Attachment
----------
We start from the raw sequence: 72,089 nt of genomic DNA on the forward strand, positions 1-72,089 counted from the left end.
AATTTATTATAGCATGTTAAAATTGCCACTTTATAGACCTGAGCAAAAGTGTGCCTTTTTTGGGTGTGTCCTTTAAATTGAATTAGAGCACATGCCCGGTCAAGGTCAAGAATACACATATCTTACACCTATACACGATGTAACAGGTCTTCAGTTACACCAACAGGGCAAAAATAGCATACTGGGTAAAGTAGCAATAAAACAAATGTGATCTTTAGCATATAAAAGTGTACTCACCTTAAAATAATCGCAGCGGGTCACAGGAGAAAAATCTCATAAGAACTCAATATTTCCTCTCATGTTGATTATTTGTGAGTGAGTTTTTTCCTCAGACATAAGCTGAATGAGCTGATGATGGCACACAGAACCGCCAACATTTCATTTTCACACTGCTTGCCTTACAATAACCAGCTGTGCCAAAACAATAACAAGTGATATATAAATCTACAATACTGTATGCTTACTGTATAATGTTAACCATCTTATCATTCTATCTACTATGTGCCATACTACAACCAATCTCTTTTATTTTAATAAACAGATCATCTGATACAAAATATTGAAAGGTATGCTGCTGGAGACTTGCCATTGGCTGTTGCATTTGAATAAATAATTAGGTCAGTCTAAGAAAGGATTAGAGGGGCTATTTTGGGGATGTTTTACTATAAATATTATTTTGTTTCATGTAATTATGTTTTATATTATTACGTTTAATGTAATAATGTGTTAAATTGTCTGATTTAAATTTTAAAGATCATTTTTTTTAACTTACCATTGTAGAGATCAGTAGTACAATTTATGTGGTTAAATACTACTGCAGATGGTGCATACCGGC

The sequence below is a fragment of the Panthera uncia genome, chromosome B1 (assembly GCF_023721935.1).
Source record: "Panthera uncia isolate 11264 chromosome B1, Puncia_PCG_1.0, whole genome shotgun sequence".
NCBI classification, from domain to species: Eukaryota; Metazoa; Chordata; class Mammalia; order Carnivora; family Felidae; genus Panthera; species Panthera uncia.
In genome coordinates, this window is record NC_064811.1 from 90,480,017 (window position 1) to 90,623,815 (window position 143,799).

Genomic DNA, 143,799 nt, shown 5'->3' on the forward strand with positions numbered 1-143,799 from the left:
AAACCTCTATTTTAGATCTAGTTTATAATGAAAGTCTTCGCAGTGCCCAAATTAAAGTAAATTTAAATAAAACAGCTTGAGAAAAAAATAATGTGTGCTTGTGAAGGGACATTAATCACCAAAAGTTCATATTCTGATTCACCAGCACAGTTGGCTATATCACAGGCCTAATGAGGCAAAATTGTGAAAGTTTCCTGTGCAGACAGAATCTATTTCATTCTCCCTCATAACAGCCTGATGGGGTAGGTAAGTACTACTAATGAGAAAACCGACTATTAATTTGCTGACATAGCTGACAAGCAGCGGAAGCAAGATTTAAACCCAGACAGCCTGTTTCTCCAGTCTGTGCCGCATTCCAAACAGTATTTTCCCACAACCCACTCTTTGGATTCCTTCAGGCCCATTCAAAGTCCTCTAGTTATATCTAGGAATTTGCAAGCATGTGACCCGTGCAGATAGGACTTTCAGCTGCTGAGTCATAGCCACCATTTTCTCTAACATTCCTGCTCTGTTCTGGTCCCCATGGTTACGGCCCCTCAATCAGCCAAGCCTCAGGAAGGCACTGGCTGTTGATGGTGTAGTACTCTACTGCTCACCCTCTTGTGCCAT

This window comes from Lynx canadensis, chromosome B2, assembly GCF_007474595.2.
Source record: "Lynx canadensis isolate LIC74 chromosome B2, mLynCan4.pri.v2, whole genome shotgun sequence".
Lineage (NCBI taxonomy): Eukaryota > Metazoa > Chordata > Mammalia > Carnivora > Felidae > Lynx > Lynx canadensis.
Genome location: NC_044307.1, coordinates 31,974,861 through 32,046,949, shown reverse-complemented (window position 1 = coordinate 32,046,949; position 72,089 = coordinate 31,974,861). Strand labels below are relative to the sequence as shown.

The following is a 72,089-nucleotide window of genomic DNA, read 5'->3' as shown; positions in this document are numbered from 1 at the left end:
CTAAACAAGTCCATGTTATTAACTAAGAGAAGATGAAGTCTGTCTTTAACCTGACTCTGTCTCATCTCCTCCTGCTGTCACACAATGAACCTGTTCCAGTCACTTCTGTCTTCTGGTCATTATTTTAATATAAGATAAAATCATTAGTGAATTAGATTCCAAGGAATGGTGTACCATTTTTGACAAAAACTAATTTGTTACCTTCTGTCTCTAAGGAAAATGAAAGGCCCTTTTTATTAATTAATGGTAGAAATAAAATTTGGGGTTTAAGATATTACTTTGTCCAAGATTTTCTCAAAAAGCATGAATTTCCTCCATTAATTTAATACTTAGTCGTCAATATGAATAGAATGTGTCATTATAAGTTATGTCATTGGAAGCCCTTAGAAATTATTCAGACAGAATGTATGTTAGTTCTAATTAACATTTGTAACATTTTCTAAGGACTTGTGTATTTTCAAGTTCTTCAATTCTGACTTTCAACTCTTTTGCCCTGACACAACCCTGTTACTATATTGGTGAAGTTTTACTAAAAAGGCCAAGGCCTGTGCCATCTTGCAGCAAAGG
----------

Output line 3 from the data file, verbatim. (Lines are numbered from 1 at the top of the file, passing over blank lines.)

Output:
The sequence below is a fragment of the Panthera uncia genome, chromosome B1 (assembly GCF_023721935.1).